Infant Articles

Infant Food Allergies

By William Sears, M.D. and Martha Sears

 

Once babies are ready to eat solid foods, parents often become concerned about food allergies. A food allergy is an allergic reaction to a particular food. In addition to food allergies, your baby may also experience food intolerance. Food intolerance is not an allergic reaction, but it is any other undesirable effect experienced as a result of eating a particular food. Allergies may manifest from something in the air, something that touches the skin, or from a certain kind of foodi.

 

Common questions asked by parents such as, what symptoms will my baby show if he/she has food allergies, what precautionary measures should be taken and how can I track down food allergies, will be addressed in the section below.

 

The Signs & Symptoms of Food Allergies

The following is a list of signs and symptoms often caused by food allergies or intolerance:

 

  • Runny nose (with clear secretions), watery eyes, seasonal sneezing and wheezing
  • Chronic coughCircles under eyes
  • Frequent colds and/or ear infections
  • Frequent skin rashes, such as eczema or hives
  • Night coughs and a stuffy nose in the morning
  • Diarrhea, abdominal pain and bloating
  • Lots of intestinal gas
  • Fatigue, behavior problems, headaches

 

Please note that the above symptoms may be attributed to other causes and should be diagnosed by a medical professional. The following are a list of the most common food allergens and those that seldom cause allergies.

 

Most Common Food Allergens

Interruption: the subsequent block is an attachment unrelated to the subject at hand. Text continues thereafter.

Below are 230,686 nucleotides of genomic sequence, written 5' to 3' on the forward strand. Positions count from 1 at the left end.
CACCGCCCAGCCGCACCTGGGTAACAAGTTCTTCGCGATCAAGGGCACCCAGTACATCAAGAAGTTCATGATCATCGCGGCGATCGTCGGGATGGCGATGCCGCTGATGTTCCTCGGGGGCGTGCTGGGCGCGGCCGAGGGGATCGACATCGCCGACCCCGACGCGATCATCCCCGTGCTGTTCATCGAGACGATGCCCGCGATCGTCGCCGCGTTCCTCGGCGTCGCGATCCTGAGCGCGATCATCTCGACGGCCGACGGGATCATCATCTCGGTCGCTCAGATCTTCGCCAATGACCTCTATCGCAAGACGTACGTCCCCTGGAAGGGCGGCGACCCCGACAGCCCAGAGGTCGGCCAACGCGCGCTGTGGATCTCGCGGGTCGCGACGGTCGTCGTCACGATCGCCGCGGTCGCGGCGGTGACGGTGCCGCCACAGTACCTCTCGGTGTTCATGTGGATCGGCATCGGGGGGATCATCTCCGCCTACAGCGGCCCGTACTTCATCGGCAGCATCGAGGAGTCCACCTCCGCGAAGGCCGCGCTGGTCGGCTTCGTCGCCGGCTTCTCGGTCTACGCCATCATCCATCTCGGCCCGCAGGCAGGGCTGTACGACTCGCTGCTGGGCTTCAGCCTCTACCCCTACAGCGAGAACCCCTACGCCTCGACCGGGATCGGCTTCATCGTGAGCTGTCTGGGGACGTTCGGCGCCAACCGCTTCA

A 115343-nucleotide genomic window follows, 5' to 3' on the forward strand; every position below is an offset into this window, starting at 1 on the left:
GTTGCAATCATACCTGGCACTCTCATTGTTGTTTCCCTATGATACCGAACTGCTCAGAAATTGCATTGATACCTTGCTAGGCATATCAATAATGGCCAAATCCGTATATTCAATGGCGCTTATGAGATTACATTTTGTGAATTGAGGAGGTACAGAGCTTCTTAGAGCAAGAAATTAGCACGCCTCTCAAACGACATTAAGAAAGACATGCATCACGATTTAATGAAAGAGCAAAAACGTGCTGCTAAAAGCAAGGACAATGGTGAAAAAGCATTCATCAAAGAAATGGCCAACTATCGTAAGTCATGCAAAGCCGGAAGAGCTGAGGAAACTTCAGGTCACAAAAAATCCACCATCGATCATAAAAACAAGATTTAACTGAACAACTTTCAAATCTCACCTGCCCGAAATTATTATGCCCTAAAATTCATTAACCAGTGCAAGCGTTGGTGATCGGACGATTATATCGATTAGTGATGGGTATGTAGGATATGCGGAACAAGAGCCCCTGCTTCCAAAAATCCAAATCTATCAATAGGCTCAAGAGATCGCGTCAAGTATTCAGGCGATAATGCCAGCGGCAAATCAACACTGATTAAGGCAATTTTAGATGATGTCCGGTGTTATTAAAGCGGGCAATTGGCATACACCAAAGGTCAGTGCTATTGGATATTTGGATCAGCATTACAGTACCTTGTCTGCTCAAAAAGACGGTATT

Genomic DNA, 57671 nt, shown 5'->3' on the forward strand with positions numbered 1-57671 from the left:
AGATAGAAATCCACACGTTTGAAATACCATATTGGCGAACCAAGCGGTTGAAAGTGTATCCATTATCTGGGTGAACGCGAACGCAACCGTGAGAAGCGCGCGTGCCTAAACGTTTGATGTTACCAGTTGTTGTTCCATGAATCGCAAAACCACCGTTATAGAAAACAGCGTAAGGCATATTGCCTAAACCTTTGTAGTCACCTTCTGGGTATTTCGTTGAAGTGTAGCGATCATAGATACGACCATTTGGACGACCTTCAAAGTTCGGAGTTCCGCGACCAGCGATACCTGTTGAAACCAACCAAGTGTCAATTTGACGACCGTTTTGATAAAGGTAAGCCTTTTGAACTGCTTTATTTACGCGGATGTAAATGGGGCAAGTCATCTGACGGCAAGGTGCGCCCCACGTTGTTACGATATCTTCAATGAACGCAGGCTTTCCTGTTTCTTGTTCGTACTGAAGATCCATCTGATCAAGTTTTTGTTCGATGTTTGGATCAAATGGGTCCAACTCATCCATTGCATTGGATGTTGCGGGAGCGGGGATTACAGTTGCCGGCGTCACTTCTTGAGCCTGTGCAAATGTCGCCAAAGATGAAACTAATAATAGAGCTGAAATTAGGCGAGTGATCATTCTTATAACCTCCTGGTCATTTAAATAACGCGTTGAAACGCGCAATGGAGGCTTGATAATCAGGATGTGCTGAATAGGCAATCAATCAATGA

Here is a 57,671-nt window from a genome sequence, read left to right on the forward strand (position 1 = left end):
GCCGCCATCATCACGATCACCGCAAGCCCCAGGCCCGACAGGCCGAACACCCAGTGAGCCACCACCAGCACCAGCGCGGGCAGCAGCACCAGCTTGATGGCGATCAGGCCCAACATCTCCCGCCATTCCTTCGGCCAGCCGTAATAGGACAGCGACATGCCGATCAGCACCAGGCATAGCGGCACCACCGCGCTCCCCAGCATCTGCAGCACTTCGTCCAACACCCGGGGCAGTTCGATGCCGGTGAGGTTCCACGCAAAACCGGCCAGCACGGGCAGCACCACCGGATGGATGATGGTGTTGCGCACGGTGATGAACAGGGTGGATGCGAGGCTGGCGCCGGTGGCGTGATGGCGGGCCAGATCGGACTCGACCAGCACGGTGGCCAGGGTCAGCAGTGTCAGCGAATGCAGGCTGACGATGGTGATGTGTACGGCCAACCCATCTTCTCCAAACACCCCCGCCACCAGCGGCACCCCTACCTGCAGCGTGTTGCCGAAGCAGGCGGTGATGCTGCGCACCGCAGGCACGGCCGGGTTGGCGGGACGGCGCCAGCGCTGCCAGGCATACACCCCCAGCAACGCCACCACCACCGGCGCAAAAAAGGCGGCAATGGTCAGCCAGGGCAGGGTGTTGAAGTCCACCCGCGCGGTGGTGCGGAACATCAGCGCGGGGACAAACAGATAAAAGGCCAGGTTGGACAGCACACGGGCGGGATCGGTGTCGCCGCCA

• Egg whites
  • Citrus fruits
  • Tomatoes
  • Yeast
  • Wheat
  • Berries
  • Nuts
  • Chocolates
  • Shellfish

 

Least Common Allergenic Foods
  • Carrots
  • Squash
  • Pears
  • Apricots
  • Apple
  • Peaches
  • Barley
  • Oats
  • Rice
  • Plums

 

Preventing Food Allergies
  • Preventing the development of food allergies in your child is possible. The following suggestions may help prohibit the development of allergies:
  • Breast-feed your infant for at least one year.
  • Delay introducing solid foods until your infant shows definite signs of readiness for them, usually around six months.
  • Begin with less allergenic foods when starting solid foods.
  • Introduce foods individually, in order to see if there is a reaction.
  • Withhold potentially allergenic foods until your child is more than one year old.

 

Tracking Down Food Allergies

An elimination diet is key to tracking down your child's food allergies. By eliminating certain possible allergens systematically, you will be able to see if the symptoms clear up.

 

The first step is eliminating the most common food allergens such as milk and dairy products, wheat, eggs and citrus fruits. In order to eliminate these foods from your baby's diet, it is necessary to read labels carefully, watching for dairy and wheat products.

 

After a week of elimination, you should see some improvement in your child's symptoms. If you don't, it may be necessary to eliminate more foods the next week. Once you do see an improvement, reintroduce the eliminated foods back into your child's diet slowly, one food at a time. If any allergic symptoms reappear, this food is the probable cause and should be forbidden from your child's diet.Some children may tolerate allergenic foods as long as they are not eaten too frequently. These children may be placed on a rotation diet, meaning certain foods are not eaten more than once every two to four days.Some people find it helpful to track down food allergies by keeping a detailed diary of what their child eats and their reaction to it. This can be particularly helpful as new foods are introduced into their diet.

 

Tracking down your child's food allergies is not an exact science. It may take several weeks or months to pinpoint exactly how much of a certain food your child can eat without a reaction.

 

From THE BABY BOOK by William Sears, M.D. and Martha Sears, R.N. Copyright © 1993 by William Sears and Martha Sears. Published by Little, Brown and Company, Inc.